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The circus had come to town.

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The emptiness of an arena of stands waiting to be filled during wood chopping competitions.

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Reaching the ‘end of the line’ on arrival in Hobart city.

Kunanyi

Mount Wellington was a prominent feature in the lives of the Moomairremener people for thousands of years before white settlement of Van Diemens Land, later to be renamed Tasmania.  The indigenous names include Kunanyi, Unghbanyahletta and Poorawetter. I understand that the Palawa (which seems to be a collective term for all Tasmanian aborigines – perhaps a blog reader might be able to supply further information?) who are the surviving descendants of the original indigenous Tasmanians, tend to prefer the former name – Kunanyi.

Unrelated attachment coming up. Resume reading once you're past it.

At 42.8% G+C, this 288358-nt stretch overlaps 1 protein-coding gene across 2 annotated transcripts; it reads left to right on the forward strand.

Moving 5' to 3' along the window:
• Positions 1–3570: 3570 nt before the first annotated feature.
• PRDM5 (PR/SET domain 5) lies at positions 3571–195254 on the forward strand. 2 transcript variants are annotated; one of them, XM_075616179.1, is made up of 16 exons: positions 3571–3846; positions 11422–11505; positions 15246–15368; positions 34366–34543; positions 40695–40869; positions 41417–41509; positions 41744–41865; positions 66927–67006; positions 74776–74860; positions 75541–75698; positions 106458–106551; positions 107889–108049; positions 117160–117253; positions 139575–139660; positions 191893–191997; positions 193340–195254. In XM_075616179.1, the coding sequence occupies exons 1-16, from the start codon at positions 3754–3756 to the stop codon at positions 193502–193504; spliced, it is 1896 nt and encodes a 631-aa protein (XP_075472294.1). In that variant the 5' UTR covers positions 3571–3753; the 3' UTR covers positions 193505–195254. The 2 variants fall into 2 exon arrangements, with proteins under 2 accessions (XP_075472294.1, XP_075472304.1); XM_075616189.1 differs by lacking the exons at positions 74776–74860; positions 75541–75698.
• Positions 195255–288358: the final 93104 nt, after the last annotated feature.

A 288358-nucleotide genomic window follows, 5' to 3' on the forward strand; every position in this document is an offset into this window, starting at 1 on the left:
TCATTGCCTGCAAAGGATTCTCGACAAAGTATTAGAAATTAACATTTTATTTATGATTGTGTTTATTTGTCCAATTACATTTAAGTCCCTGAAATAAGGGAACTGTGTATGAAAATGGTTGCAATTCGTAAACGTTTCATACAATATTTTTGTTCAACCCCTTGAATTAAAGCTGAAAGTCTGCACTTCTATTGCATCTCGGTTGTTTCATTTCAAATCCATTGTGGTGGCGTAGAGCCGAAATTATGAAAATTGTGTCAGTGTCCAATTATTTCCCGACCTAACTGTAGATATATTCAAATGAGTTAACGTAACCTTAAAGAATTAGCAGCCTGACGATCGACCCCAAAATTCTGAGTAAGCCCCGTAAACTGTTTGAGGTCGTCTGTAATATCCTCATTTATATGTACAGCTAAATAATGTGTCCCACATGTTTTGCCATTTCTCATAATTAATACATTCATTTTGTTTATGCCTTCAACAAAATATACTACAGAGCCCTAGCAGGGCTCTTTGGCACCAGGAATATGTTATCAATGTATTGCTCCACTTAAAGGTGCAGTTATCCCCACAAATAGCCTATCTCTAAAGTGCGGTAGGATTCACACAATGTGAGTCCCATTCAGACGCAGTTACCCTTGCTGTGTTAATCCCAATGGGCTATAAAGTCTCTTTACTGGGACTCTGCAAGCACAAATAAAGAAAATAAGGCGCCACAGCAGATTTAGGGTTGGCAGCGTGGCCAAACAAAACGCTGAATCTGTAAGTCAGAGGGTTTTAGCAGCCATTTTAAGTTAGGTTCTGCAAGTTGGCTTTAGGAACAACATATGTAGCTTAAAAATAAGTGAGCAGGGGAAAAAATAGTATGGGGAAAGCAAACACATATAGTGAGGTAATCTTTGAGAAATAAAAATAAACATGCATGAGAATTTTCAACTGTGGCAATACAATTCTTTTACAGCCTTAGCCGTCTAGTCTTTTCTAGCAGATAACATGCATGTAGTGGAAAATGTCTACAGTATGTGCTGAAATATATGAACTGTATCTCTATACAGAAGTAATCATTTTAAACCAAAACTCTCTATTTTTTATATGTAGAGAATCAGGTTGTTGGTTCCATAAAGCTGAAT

A couple of years ago, the Tasmanian government introduced a dual naming approach to a number of geographical features around Tasmania, and these included the mountain which towers over the Greater Hobart Area and the Derwent River. The then Premier Lara Giddings remarked ‘Dual naming is about recognising the Aboriginal community’s rightful status as the first inhabitants of this land and celebrating their living culture, traditions and language’.

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Photo taken from Bellerive Bluff on Stage 4 of my walk along the Derwent River.

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Photo taken between Rose Bay and Lindisfarne on Stage 5 of my walk.

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Photo taken from Old Beach on Stage 7 of my walk.

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Photo taken from Green Point on Stage 8 of my walk.

I am including a posting specifically about ‘the mountain’ as locals refer to it, because it has been a significant marker on my trek from the mouth to the mouth of the Derwent River via the Bridgewater Bridge, and I am about to lose sight of it.  From Granton, as I walk west along the River and then northwards, the mountain will no longer be in view.